National Museums Liverpool already have a lovely 0-6-0 Mersey Docks and Habour Board dock steam loco in storage. It used to be on display but was sidelined when the new Museum of Liverpool was built. Having said that the thrust of this posting is not about just taking that old loco out of storage and displaying it (much as that would be a welcome bit of progress), it’s about trying to replicate something along the lines of what Bristol have managed to do on one or other side of the Mersey.
I have blogged on this subject previously – back in 2014 -, see link below:-
And here are a couple of links to You Tube videos about the Bristol Harbour railway:-
Here’s hoping a penny will drop somewhere one day.
Today I met with a child refugee. John was just 7 years old when his parents entrusted the lives of him and his 12 year old brother to a ship they knew might never reach it’s destination. It did not. He was one of a handful of survivors that did not include his brother. John is not from Syria though, he’s from Southall in London and he’s now in his mid-eighties. He was one of more than 2,000 British children evacuated overseas during World War Two under the CORB (Children’s Overseas Reception Board) scheme. The idea behind the scheme was to send children who could not afford private passage to foster homes in Canada, South Africa, Australia and New Zealand where they would be safe from bombing and the threat of invasion. Their parents were not able to go with them.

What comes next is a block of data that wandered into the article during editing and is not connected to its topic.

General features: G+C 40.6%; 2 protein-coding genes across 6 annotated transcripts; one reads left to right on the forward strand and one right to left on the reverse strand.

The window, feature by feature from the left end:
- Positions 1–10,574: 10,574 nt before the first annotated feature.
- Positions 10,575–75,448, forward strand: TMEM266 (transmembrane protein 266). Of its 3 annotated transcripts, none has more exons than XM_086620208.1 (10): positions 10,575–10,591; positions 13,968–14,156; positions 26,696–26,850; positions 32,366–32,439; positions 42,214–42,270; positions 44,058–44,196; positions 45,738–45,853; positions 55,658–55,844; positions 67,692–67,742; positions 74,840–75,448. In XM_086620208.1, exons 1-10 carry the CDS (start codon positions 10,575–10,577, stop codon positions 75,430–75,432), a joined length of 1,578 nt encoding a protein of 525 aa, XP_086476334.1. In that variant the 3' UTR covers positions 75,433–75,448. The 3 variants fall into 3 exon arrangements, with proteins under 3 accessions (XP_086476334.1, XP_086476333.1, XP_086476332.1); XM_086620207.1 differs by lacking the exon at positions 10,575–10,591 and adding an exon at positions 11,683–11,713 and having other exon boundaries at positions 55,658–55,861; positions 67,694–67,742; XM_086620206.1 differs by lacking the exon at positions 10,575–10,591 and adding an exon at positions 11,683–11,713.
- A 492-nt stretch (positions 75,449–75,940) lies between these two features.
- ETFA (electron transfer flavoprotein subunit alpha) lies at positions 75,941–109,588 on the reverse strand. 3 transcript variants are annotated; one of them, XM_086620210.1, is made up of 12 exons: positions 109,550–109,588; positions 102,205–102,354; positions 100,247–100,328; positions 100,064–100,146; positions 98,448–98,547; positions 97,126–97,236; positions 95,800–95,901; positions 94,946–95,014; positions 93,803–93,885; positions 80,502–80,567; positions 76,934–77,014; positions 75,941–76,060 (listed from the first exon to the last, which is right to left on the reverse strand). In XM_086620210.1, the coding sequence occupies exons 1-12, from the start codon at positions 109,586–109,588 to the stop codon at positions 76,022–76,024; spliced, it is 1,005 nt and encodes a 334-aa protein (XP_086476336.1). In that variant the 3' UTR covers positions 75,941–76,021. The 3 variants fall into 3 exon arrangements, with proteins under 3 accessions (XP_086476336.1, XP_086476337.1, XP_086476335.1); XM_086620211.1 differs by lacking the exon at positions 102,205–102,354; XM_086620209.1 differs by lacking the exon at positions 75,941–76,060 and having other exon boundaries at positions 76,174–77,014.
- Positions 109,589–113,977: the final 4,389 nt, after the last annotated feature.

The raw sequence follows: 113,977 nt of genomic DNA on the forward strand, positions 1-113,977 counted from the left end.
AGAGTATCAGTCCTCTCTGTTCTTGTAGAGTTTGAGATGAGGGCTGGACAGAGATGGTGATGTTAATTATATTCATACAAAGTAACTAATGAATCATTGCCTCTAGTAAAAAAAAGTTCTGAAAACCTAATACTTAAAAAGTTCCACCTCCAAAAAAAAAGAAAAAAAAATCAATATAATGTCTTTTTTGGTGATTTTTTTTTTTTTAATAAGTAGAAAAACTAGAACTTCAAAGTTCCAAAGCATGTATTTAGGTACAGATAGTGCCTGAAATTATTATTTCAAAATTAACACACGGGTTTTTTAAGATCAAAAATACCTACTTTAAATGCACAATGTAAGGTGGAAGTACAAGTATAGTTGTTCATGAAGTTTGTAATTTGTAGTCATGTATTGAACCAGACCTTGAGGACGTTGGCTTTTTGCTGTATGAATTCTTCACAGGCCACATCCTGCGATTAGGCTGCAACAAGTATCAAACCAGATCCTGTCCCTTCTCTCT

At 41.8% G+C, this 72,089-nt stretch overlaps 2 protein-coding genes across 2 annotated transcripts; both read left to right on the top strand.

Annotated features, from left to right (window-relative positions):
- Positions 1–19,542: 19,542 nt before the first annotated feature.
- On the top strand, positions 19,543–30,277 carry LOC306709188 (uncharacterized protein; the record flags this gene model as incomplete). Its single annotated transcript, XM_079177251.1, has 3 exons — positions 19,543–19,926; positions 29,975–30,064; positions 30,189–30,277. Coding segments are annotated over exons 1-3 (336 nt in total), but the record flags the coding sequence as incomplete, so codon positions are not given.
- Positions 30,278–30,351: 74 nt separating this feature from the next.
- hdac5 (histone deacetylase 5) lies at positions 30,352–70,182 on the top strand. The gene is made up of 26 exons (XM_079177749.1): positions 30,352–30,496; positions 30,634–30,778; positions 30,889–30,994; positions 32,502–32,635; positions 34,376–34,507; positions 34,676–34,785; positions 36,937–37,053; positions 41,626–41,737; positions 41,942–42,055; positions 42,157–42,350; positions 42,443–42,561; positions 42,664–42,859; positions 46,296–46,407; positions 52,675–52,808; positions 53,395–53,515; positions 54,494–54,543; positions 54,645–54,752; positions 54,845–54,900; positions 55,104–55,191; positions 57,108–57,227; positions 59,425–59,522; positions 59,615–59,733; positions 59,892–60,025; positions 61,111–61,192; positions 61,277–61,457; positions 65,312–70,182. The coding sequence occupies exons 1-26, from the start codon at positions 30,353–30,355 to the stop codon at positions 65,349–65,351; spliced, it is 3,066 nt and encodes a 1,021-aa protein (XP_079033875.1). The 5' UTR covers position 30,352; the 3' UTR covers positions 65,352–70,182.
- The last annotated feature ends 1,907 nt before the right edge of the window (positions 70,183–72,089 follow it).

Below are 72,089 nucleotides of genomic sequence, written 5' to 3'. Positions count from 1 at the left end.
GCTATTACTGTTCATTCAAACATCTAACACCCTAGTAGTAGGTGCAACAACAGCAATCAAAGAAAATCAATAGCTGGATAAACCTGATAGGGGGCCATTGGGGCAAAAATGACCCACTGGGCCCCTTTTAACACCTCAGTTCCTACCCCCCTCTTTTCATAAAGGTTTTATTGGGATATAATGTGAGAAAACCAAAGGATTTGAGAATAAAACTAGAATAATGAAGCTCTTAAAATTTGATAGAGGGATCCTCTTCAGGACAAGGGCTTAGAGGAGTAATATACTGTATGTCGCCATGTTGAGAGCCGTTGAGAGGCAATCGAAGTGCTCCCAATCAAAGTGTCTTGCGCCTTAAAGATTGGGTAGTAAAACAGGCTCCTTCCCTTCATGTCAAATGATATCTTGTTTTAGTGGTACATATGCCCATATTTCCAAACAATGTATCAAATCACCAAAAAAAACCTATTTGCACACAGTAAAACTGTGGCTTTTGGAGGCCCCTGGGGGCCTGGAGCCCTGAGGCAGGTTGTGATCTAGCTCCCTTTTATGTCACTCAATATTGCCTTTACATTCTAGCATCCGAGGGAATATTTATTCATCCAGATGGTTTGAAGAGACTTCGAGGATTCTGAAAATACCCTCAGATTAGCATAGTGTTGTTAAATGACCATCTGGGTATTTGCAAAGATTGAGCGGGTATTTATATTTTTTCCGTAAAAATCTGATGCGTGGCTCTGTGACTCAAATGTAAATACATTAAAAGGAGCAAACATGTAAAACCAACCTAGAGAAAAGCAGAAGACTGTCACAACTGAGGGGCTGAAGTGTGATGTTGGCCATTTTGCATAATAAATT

I spent several months earlier this year researching a ship involved in the transport of these CORB children. The City of Benares was sunk by a U-boat in the Atlantic more than 600 miles from land 75 years ago today. There were 90 evacuee children on board, John was one of only 13 of them to survive.